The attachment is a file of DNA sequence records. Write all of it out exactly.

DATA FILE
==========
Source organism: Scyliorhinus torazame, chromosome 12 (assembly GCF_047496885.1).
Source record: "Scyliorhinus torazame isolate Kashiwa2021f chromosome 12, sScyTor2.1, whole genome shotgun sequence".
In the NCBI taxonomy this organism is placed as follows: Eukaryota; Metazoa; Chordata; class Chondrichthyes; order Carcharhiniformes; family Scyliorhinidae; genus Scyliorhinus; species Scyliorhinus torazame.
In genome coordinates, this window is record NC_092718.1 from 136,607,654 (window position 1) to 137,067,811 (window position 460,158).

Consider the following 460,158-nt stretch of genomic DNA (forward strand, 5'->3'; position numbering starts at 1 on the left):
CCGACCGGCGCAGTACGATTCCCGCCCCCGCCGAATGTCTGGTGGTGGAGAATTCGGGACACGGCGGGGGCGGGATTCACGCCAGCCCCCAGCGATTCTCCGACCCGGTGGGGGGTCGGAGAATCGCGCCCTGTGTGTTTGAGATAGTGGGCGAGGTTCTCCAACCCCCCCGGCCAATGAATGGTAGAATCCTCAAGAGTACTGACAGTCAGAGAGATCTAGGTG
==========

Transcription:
Source organism: Scyliorhinus torazame, chromosome 12 (assembly GCF_047496885.1).
Source record: "Scyliorhinus torazame isolate Kashiwa2021f chromosome 12, sScyTor2.1, whole genome shotgun sequence".
In the NCBI taxonomy this organism is placed as follows: Eukaryota; Metazoa; Chordata; class Chondrichthyes; order Carcharhiniformes; family Scyliorhinidae; genus Scyliorhinus; species Scyliorhinus torazame.
In genome coordinates, this window is record NC_092718.1 from 136,607,654 (window position 1) to 137,067,811 (window position 460,158).

Consider the following 460,158-nt stretch of genomic DNA (forward strand, 5'->3'; position numbering starts at 1 on the left):
CCGACCGGCGCAGTACGATTCCCGCCCCCGCCGAATGTCTGGTGGTGGAGAATTCGGGACACGGCGGGGGCGGGATTCACGCCAGCCCCCAGCGATTCTCCGACCCGGTGGGGGGTCGGAGAATCGCGCCCTGTGTGTTTGAGATAGTGGGCGAGGTTCTCCAACCCCCCCGGCCAATGAATGGTAGAATCCTCAAGAGTACTGACAGTCAGAGAGATCTAGGTG